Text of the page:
Monthly Archives: March 2016

I Rapped About Aaron Burr To a Thai Audience

For those of you who have not had the misfortune to hear me sing, let me describe my vocal “talent”. I’m usually off-key, and I have a hard time keeping the beat. To give you a more tangible description, think about how a tomcat perched on the fencepost sings at the moon. It’s soulful and from the heart, but also painfully awkward and cringe-worthy.

My roommate Pingpong and our friend Kie and I met up and headed to the School of International Relations at around 12:30pm on Saturday. On the ninth floor, I followed Kie and Pingpong, who were apparently both singing in what then I concluded was not a concert, but rather an audition for a show put on by the School of International Relations much like American Idol or The Voice (very popular in Thailand).


The registration table. AKA Where It All Began.

At this point, Kie turned to me and says “Paige you should sing too”. Let me remind you: I am a caterwauling tomcat with a big heart.

I backed away like a shying horse, tossing my head and snorting out “no way”. And that’s when friendly, but firm, peer pressuring ensued. Eventually, I agreed to do it. Here’s why: because I don’t want to make a scene, because I am the only white person out of the 50 or 60 people there and that already makes me much-watched and scrutinized, and because Kie said “Paige this is a once in a lifetime opportunity”.

I’ve always secretly wanted to sing into a microphone and be applauded by polite and pitying audiences.

So I agreed. I have to choose two songs to sing, at least one of them in English. Well, choosing English songs was not difficult. What was difficult was choosing songs I actually knew the lyrics to. Or at least, songs I didn’t think the Thai judges would know, so I could BS the lyrics if needed. I settled on “When You Believe” from The Prince of Egypt, and “Wait for It” from the musical Hamilton.

We all headed to the bathroom to learn our lyrics and panic. My face in this photo pretty much encompasses my feelings. Excitement, severe nerves, and a sort of all-around “who cares, this is for fun!” attitude.


Left, Pingpong, center, me, and Kie on the right.

A while later, they called people into The Room to perform and hooked up a TV to Livestream for those who have not performed yet to watch the competition. That’s when I first see a Thai student sing “When You Believe” from The Prince of Egypt. “Oooh such a good song. She’s a good singer too!” said Kie. Or, it was something like that. All I recall is my reaction, which was along the lines of “oh shoot wait people here know this song? Know this movie? She’s so good!” I was hoping to pass off my terrible voice on just poor taste in music, a sort of cross-cultural exchange gone sour. But it was too late to switch songs; I had written down my song choices in pen.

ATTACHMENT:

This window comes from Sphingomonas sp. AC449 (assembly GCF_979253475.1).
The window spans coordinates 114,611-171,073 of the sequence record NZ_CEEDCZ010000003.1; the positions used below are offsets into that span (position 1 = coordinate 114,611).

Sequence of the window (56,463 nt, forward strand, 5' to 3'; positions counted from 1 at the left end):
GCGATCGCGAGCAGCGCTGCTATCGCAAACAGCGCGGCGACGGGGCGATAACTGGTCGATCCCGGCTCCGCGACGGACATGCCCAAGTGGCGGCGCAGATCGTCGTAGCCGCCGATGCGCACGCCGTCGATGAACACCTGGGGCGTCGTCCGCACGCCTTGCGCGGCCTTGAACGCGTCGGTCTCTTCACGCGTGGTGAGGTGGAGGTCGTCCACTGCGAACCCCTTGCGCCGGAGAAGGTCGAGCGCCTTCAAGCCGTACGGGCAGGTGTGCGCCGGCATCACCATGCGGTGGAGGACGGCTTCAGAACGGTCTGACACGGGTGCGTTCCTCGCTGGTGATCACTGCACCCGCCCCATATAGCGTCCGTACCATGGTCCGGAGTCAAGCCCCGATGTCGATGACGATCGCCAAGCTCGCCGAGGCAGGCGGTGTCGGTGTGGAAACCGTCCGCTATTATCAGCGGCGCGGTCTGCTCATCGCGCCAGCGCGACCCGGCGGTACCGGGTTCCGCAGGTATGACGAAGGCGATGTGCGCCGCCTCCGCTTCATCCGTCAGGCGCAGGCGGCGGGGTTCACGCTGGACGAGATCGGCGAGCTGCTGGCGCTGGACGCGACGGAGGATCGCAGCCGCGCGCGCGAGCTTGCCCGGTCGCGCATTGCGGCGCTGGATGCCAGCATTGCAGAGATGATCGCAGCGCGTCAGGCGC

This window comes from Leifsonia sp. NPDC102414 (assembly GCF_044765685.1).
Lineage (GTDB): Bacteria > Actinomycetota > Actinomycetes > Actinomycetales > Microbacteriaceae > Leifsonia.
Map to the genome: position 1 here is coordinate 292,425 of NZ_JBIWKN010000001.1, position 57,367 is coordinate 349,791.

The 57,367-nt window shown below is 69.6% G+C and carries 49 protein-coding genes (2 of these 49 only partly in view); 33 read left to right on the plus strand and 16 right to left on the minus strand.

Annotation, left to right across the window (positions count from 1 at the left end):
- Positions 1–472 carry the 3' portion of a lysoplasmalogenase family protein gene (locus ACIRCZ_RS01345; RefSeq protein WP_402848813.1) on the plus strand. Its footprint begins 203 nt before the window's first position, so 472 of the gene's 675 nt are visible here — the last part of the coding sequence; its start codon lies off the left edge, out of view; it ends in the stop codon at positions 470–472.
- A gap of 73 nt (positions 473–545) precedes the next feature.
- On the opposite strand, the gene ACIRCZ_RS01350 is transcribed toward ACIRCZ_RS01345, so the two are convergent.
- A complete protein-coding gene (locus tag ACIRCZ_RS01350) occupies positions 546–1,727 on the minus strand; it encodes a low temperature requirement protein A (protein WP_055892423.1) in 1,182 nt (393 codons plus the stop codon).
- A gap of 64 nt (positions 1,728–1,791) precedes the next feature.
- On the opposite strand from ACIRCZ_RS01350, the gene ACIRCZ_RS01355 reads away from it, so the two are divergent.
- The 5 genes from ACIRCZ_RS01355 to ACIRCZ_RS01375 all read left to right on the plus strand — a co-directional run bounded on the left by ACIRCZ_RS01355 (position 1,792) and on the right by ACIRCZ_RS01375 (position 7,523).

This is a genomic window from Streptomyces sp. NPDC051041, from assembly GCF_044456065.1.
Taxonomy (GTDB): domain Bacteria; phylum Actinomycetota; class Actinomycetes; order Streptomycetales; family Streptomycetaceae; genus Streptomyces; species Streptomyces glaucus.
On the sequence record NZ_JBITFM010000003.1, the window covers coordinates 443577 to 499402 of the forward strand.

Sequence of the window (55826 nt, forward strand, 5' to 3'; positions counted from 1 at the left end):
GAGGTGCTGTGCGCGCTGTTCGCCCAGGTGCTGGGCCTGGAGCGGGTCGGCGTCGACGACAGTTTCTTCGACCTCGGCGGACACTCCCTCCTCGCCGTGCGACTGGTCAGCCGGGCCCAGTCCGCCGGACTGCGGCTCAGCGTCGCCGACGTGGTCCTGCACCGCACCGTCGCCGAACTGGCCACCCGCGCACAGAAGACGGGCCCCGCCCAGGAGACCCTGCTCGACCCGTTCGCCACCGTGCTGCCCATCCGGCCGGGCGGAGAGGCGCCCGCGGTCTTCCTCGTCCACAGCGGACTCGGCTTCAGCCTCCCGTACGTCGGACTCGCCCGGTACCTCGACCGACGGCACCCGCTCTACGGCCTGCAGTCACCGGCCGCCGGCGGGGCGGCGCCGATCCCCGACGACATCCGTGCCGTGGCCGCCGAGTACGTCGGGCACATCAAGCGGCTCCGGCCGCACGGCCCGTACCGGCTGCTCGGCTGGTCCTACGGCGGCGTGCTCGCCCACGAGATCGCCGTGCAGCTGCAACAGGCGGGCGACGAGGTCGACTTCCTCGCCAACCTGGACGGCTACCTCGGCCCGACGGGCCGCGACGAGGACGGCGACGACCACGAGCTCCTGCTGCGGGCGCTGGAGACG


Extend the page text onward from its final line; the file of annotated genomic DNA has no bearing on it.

On our way to the bathroom again to panic and giggle some more, Kie pulled me into an alcove and said “okay now is our chance; let’s jump out the window”. This was pretty much exactly what I was feeling, but I had already been interviewed by a TV crew about my upcoming performance and people were watching me; I couldn’t jump out the 9-story window unnoticed.

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Left, Kie, and right, Pingpong. Kie really emulates what I feel at this point in the waiting process.

After an hour of watching amazing talented girl after amazing talented guy, it was Kie, Pingpong and I’s turn. We went into the The Room and Pingpong, then Kie, took the stage, singing their songs to an amazed audience. Those two are great singers. Really, really talented. And I went right after them.

Someone handed me a microphone, and I was thinking “oh god wait what songs am I singing again?” The judge politely asks me my name in English, and I reply in Thai, fervently hoping to gain any favor with the crowd. Well, 25 people.

The great part is that this competition is all a capella. Meaning I can end the song whenever I want. The horrible part is that this competition is all a capella. So I can’t get hear the correct pitch or hide behind the music.

I start caterwauling out “When You Believe”, and the judges politely nod, and I gain some confidence. Then my voice cracks and I keel way left of on-pitch, then I veer right and just miss the mark entirely.  I see some girls giggling in the back, and I haven’t even made it to the third verse when I think “eh. They get the idea. On to the next song!” I know I ended halfway through the chorus because the video is online. I will tell the person with the highest bid how to find it

The judge says “Okay. Next song please?” This is when I realize that, without the background music, the entire Hamilton song “Wait For It” is spoken word/rap. So I start rapping about Aaron Burr having an affair with a British officer’s wife in the Revolutionary War. And at this point, what am I asking myself? Am I on-key? Is the audience enjoying this? Am I making weird noises in the microphone? Nope. I’m thinking “oh well thank goodness everyone’s now seriously confused.” Because the first lines are “Theodosia writes me a letter every day / I’m keeping her bed warm while her husband is away/He’s on the British side of Georgia/He’s tryin’ to keep the colonies in line”. Yeah, it barely makes sense even if you know this song is written about a very specific event in America from 200+ years ago.

I ended it about halfway through, again thinking “well, great. They get the idea. Hamilton’s awesome”, and the judge very politely said “well, thank you very much and good luck”. And the audience applauded me off stage!!!! My memory is a blur of shame and adrenaline and happiness, but I know no tomatoes or “boos” were thrown at me. Which, given my vocal “prowess”, is a success.